Gaia College Marketing Manager CJ Rice sat down with Living Green Infrastructure instructor David Tracey with some questions about teaching and his passion of ecourbanism.
Q: David, how did you get interested in Gaia College?
A: I find teaching is like writing in that it helps me understand what I know (or need to know if I hope to help others on the path). When I learned Gaia College was rooted in the same ecological principles I’m passionate about, I wanted in.
Q: What led you to working in ecourbanism? And, is this the definition you would use to describe it?
A: Wow, I had no idea it was an academic pursuit with a literature of its own as described in that link. I just put together the two notions of ecological practice as key to our survival and the fact this transition has to happen in cities where most of us live. Ever since, I’ve tried to apply my academic training in politics and landscape architecture to real-world solutions in environmental design. So when people ask what I do, sometimes I say “community ecologist.” (Not that I know what it means either.)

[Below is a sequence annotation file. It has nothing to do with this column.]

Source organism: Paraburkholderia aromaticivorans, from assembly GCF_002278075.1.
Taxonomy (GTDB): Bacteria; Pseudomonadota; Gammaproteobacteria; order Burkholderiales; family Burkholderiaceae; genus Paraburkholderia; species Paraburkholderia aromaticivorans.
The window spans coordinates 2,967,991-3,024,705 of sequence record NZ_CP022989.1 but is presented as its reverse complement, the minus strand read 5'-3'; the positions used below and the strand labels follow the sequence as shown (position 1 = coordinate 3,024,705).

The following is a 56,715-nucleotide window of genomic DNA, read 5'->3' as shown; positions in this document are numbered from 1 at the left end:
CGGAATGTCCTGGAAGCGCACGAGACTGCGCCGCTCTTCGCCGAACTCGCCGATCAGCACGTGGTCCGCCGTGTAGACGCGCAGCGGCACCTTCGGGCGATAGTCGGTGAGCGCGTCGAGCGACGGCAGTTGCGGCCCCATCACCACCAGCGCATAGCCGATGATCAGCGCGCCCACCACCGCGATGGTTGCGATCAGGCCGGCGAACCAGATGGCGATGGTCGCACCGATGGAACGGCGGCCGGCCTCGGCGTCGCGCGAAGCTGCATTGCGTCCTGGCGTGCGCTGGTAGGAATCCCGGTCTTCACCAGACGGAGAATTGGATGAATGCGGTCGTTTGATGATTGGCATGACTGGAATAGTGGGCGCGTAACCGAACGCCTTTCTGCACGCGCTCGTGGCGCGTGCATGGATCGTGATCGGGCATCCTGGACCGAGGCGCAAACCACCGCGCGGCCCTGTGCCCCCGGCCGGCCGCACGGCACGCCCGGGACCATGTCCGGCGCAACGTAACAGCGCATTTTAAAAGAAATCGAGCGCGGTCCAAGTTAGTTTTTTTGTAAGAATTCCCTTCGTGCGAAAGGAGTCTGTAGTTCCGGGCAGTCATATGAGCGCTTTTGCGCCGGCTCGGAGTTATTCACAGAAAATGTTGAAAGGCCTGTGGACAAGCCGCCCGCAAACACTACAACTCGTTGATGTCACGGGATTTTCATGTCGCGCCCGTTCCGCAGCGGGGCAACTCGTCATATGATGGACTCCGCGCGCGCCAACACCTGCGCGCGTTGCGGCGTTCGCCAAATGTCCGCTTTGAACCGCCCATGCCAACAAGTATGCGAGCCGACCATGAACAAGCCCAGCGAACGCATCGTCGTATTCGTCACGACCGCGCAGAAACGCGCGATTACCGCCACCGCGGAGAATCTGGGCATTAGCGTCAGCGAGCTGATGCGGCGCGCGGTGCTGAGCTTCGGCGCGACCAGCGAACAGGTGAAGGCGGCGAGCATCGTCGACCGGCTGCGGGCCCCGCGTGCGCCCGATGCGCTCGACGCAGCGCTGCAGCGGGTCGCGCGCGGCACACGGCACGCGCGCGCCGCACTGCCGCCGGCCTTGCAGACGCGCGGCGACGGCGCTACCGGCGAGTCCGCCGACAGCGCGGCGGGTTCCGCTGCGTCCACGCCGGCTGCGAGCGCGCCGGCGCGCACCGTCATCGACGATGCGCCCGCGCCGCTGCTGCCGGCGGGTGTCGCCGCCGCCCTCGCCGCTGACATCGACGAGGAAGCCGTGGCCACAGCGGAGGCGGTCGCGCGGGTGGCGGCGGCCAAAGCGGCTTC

Q: What do you love about living in Vancouver in general, and what (if anything) would you like to see change?
A: I love how new Vancouver feels. It’s like a gangly teenager, smart and a little stupid at the same time, but with potential to grow into something fabulous. Most encouraging is how it’s slowly discovering it isn’t really new at all, that there’s an indigenous wisdom here based on centuries of a deep relationship with the land.
Q: How did you get involved in Aboriginal policies, when your work is generally related to trees?
A: I only wish I had some involvement with aboriginal policies. I’m mostly just admiring from the sidelines, watching in awe as they continue to do the heavy lifting on campaigns like stopping Kinder Morgan profiteers from cooking the planet with more pipelines through more fragile landscapes.
You can read David Tracey's full instuctor bio here.